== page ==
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Mental Health

Affection for my Toddler

07/28/2008

Question:

Hi, this is a question about mental health of children. Frequently - several (say 5 or more) times a day, my husband asks our 2.5 year old son if he wants hugs or cuddles. And frequently my son says he does. As a family we strongly believe in providing our children with much nurturance and responsivness to their emotional needs. I was wondering, however, whether my husbands tack of often asking my son if he can have physical affection, might have a detrimental effect on my son. In other words, could this inadvertantly impose a sense that it`s somehow his (I.E. my son`s) reponsibiltiy to care for his father`s needs for affection. thanks

Answer:

I believe that what you are saying is that you believe your husband might be asking your son if he wants a hug in order to fulfill your husband's need for touch and closeness rather than your son's need for affection from his parents. If this is the issue, it sounds as though it might be helpful to reflect upon how your relationship is going with your husband.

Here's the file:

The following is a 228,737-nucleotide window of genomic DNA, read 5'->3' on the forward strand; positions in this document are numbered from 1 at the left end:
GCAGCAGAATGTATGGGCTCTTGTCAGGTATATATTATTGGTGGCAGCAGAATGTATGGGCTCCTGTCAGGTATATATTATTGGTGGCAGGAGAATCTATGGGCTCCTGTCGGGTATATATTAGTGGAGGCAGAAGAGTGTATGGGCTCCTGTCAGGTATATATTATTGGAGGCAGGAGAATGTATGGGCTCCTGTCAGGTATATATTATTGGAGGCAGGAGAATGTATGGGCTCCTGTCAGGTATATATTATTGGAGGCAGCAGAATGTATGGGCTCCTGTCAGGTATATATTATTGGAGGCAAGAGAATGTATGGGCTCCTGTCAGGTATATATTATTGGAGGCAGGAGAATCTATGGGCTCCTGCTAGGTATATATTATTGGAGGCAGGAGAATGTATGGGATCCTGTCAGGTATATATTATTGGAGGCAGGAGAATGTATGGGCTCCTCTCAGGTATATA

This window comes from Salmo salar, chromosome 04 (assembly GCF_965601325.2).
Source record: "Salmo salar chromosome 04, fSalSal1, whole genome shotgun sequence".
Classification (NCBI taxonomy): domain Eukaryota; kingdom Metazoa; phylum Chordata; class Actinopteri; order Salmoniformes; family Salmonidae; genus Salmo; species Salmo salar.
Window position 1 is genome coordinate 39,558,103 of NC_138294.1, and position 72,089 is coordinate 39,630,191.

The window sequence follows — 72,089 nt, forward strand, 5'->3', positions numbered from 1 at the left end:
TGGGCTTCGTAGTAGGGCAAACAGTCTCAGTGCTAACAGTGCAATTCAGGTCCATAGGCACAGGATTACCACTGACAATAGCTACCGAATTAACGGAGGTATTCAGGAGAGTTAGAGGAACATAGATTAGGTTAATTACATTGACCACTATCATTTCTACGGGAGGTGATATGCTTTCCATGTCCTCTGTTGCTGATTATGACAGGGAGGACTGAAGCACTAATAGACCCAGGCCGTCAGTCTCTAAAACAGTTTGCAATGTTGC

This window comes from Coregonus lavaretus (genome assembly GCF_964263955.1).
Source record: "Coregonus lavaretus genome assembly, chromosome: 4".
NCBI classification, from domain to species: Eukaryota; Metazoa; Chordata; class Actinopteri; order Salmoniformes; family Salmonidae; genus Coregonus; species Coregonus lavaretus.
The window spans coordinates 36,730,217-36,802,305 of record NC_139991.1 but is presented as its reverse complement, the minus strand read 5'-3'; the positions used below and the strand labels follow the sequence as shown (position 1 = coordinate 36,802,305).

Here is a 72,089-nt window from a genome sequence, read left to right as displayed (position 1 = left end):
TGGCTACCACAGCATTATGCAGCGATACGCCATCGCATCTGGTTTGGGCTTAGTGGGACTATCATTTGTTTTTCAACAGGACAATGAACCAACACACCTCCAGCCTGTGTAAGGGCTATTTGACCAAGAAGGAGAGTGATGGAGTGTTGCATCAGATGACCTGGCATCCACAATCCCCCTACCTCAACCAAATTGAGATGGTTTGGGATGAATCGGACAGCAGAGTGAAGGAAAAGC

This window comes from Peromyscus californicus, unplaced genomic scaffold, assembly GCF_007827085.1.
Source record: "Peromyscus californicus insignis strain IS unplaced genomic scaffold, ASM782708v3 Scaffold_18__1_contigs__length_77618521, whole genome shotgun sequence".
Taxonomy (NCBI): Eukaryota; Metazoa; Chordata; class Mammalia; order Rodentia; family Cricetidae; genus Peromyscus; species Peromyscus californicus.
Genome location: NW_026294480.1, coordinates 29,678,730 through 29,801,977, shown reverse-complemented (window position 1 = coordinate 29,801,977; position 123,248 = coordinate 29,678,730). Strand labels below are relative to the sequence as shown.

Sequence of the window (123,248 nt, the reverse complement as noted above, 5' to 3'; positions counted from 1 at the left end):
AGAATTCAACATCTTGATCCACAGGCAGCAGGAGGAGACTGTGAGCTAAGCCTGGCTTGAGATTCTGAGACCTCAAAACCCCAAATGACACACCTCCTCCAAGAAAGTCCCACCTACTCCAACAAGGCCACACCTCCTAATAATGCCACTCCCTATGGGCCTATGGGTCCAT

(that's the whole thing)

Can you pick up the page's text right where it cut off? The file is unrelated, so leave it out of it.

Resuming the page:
Are you both physically affectionate and close with one another on a regular basis? Have you grown apart through the trials and tribulations of daily life and parenting? It's a good idea check with your husband, too, and see if he shares your evaluation of the strength of your relationship as husband and wife. This is so difficult a thing to do for many of us. We fear hearing that all is not well from our partner's point of view and learning that he or she may or may not be willing to work on the quality of the relationship.

If your husband asks why you want to talk about your relationship, you have the perfect opening for expressing your concern about how well his own needs for affection are being met, given his frequent inquiries to your son about his need for hugs. The greatest danger to your son's well being is from unhappy parents who decide to separate or divorce, turning his safe, predictable, and loving world upside down.

I hope this provides a good place to start in addressing this sensitive issue.

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Response by:

Mary M Gottesman, PhD, RN, CPNP, FAAN Mary M Gottesman, PhD, RN, CPNP, FAAN
Professor of Clinical Nursing
College of Nursing
The Ohio State University